Choose students’ snacks and lunches wisely 

School’s back and that means packing a lunch everyday for those kids on the go.

And while the first week might be easy the chore will soon wear down even the most imaginative parent and all too soon moms and dads fall back on processed snacks they know will be a hit.

But a generation of vending machine chips, slurpees and couch potato Nintendo playing has left 15 per cent of Canadian kids overweight, and the number is growing.

So what you pack for lunch is more important than ever.

A nutritious and balanced lunch might include two slices of whole wheat bread, or for a change try a wrap or pita bread. Tuck in some left over chicken form last night’s dinner and you’re on your way.

Home cooked meats tend to be leaner than deli meats, but deli meats are way better than processed meats, which tend to be very high in fat and salt.

Add a few veggies, like carrot sticks with ranch dressing dip, and a cut up apple and your child will be bursting with energy.

Well that’s if they eat it. If it’s too boring jazz up the fruit with a little caramel sauce and put some dip on the bread.

And let kids have chocolate milk. It has the same amount of sugar as a cup of orange juice and is far better for them than pop.

Of course some kids just won’t eat at school, especially those at high school. For many it’s an image thing.

Remind them that gorging when they get home is a quick way to gain weight, the very thing many of them are trying to avoid.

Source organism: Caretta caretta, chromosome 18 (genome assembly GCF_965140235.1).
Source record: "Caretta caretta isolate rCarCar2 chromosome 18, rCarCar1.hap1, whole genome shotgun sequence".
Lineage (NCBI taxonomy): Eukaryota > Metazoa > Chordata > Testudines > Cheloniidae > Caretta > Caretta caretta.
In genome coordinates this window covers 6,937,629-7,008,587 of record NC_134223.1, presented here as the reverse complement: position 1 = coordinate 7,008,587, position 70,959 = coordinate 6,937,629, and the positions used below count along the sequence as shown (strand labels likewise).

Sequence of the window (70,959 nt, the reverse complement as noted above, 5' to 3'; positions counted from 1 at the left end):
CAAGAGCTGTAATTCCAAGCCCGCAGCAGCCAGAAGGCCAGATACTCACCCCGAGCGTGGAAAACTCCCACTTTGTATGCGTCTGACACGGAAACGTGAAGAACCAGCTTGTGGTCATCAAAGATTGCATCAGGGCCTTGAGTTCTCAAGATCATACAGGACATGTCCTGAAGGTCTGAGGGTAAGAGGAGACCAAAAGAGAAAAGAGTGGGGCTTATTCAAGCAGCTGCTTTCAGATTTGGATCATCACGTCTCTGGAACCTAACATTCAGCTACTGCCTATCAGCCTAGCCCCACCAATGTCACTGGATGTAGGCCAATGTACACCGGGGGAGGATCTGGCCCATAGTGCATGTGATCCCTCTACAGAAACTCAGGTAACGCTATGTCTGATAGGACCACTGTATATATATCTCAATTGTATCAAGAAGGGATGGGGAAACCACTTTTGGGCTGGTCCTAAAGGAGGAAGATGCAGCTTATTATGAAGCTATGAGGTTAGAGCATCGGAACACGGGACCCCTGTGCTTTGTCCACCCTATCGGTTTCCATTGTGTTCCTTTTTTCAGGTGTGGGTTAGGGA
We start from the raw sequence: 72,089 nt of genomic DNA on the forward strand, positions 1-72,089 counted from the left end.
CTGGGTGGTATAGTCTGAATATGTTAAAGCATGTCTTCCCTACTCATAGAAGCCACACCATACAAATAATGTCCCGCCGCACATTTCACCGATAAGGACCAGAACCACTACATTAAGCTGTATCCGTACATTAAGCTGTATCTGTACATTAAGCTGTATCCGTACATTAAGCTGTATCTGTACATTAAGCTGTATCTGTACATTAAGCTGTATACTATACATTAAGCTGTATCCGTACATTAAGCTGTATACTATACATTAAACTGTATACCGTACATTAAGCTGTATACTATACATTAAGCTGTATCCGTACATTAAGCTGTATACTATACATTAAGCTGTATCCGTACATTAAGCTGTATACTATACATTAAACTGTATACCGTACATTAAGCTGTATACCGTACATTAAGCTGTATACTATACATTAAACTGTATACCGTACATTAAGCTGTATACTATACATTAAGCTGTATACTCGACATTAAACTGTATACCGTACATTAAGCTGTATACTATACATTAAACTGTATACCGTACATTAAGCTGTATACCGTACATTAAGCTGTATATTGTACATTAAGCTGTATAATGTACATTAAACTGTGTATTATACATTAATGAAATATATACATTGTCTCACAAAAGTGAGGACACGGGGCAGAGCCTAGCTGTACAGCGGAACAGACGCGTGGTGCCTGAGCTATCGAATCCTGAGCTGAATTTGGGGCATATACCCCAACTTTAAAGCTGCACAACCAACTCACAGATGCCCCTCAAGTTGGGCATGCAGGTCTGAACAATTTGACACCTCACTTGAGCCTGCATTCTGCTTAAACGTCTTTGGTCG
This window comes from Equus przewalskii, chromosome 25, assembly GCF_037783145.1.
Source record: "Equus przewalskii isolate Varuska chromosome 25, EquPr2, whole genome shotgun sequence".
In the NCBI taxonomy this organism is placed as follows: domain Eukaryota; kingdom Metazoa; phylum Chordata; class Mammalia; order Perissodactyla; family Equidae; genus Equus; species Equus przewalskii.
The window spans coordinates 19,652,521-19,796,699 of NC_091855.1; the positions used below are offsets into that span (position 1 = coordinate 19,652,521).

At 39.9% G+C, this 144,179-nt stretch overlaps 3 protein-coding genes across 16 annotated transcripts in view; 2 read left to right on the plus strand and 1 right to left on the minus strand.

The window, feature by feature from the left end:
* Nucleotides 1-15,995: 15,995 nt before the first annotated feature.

Try and make sure kids eat breakfast. A good way to encourage them is to sit down and eat with them. After all, if you don’t eat breakfast why should they?

Healthy eating doesn’t just happen. The best place to start is in the grocery store. Don’t bring anything home that is not good for the kids.

And downsize you servings. Most meals served in a restaurant are double what are needed.

And remember that bagel is equal to four slices of whole wheat bread.

According to federal recommendations a child’s diet should range from 1,800 to 2,500 calories a day depending on the child’s growth rate, activity level and gender.

A child eating 1,800 calories a day should consume 30 to 45 grams of protein a day and from 14 to 21 grams at lunch. Fat should amount to no more than 30 per cent of daily calories,

Sugar should not be more than 10 per cent of the daily calories consumed. A typical fruit punch contains 25 grams of sugar and tablespoon of jam has about 10 grams and a 64-oz pop from the corner store has a cup and a half of sugar in it. Kids should eat no more than 45 grams of sugar per day.

According to a recent study, more than half of Canadian children don’t even eat a single serving of vegetables a day and one third don’t have fruit daily.

And parents need to encourage their kids to be active. Health Canada recommends that children spend at least 30 minutes a day being physically active.

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